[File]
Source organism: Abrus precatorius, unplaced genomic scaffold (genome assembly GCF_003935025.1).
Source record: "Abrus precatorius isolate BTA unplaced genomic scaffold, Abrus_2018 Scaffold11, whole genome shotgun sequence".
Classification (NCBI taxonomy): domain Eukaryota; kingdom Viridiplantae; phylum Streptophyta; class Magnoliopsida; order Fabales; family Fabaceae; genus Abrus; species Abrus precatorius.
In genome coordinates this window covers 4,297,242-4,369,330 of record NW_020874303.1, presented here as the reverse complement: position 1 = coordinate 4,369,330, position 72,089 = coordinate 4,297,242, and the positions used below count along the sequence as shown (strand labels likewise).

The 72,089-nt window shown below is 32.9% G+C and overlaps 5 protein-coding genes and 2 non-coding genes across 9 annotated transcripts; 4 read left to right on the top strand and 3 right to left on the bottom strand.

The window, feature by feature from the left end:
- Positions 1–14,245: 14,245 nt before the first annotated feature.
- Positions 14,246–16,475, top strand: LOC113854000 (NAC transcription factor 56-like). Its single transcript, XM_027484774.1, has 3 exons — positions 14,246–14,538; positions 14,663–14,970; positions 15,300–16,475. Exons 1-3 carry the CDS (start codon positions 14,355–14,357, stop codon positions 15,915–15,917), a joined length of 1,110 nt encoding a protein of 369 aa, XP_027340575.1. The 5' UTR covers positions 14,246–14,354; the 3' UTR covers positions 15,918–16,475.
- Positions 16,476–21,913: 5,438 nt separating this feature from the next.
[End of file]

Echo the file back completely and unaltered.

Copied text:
Source organism: Abrus precatorius, unplaced genomic scaffold (genome assembly GCF_003935025.1).
Source record: "Abrus precatorius isolate BTA unplaced genomic scaffold, Abrus_2018 Scaffold11, whole genome shotgun sequence".
Classification (NCBI taxonomy): domain Eukaryota; kingdom Viridiplantae; phylum Streptophyta; class Magnoliopsida; order Fabales; family Fabaceae; genus Abrus; species Abrus precatorius.
In genome coordinates this window covers 4,297,242-4,369,330 of record NW_020874303.1, presented here as the reverse complement: position 1 = coordinate 4,369,330, position 72,089 = coordinate 4,297,242, and the positions used below count along the sequence as shown (strand labels likewise).

The 72,089-nt window shown below is 32.9% G+C and overlaps 5 protein-coding genes and 2 non-coding genes across 9 annotated transcripts; 4 read left to right on the top strand and 3 right to left on the bottom strand.

The window, feature by feature from the left end:
- Positions 1–14,245: 14,245 nt before the first annotated feature.
- Positions 14,246–16,475, top strand: LOC113854000 (NAC transcription factor 56-like). Its single transcript, XM_027484774.1, has 3 exons — positions 14,246–14,538; positions 14,663–14,970; positions 15,300–16,475. Exons 1-3 carry the CDS (start codon positions 14,355–14,357, stop codon positions 15,915–15,917), a joined length of 1,110 nt encoding a protein of 369 aa, XP_027340575.1. The 5' UTR covers positions 14,246–14,354; the 3' UTR covers positions 15,918–16,475.
- Positions 16,476–21,913: 5,438 nt separating this feature from the next.